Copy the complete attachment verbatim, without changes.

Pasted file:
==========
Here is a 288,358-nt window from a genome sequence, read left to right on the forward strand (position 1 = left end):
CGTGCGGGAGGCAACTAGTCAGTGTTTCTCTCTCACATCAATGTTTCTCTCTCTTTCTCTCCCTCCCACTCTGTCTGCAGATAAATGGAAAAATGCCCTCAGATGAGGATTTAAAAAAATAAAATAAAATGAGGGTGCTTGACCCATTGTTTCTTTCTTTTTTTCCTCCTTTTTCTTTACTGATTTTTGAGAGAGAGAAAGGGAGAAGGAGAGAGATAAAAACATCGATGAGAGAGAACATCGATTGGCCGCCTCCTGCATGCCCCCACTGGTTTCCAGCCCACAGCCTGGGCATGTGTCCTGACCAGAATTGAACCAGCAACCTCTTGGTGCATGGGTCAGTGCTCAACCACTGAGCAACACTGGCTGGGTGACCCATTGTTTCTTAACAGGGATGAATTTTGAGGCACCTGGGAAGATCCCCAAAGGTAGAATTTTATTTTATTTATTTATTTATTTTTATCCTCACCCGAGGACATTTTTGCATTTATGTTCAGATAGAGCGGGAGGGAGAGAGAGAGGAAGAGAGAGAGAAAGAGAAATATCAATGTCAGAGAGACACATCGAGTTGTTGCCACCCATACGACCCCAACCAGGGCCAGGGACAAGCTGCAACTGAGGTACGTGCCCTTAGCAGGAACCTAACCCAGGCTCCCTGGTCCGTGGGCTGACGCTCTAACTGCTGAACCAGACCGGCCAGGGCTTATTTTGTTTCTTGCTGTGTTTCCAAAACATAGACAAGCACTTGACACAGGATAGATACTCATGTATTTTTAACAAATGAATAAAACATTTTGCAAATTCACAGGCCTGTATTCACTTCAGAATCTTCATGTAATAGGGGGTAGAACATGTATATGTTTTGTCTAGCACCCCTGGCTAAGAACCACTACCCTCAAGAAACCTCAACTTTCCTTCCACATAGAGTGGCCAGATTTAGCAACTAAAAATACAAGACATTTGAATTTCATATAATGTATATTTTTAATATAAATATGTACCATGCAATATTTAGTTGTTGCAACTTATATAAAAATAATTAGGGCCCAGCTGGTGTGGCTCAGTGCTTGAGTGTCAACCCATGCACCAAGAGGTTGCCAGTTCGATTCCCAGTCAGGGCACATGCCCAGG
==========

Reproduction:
Here is a 288,358-nt window from a genome sequence, read left to right on the forward strand (position 1 = left end):
CGTGCGGGAGGCAACTAGTCAGTGTTTCTCTCTCACATCAATGTTTCTCTCTCTTTCTCTCCCTCCCACTCTGTCTGCAGATAAATGGAAAAATGCCCTCAGATGAGGATTTAAAAAAATAAAATAAAATGAGGGTGCTTGACCCATTGTTTCTTTCTTTTTTTCCTCCTTTTTCTTTACTGATTTTTGAGAGAGAGAAAGGGAGAAGGAGAGAGATAAAAACATCGATGAGAGAGAACATCGATTGGCCGCCTCCTGCATGCCCCCACTGGTTTCCAGCCCACAGCCTGGGCATGTGTCCTGACCAGAATTGAACCAGCAACCTCTTGGTGCATGGGTCAGTGCTCAACCACTGAGCAACACTGGCTGGGTGACCCATTGTTTCTTAACAGGGATGAATTTTGAGGCACCTGGGAAGATCCCCAAAGGTAGAATTTTATTTTATTTATTTATTTATTTTTATCCTCACCCGAGGACATTTTTGCATTTATGTTCAGATAGAGCGGGAGGGAGAGAGAGAGGAAGAGAGAGAGAAAGAGAAATATCAATGTCAGAGAGACACATCGAGTTGTTGCCACCCATACGACCCCAACCAGGGCCAGGGACAAGCTGCAACTGAGGTACGTGCCCTTAGCAGGAACCTAACCCAGGCTCCCTGGTCCGTGGGCTGACGCTCTAACTGCTGAACCAGACCGGCCAGGGCTTATTTTGTTTCTTGCTGTGTTTCCAAAACATAGACAAGCACTTGACACAGGATAGATACTCATGTATTTTTAACAAATGAATAAAACATTTTGCAAATTCACAGGCCTGTATTCACTTCAGAATCTTCATGTAATAGGGGGTAGAACATGTATATGTTTTGTCTAGCACCCCTGGCTAAGAACCACTACCCTCAAGAAACCTCAACTTTCCTTCCACATAGAGTGGCCAGATTTAGCAACTAAAAATACAAGACATTTGAATTTCATATAATGTATATTTTTAATATAAATATGTACCATGCAATATTTAGTTGTTGCAACTTATATAAAAATAATTAGGGCCCAGCTGGTGTGGCTCAGTGCTTGAGTGTCAACCCATGCACCAAGAGGTTGCCAGTTCGATTCCCAGTCAGGGCACATGCCCAGG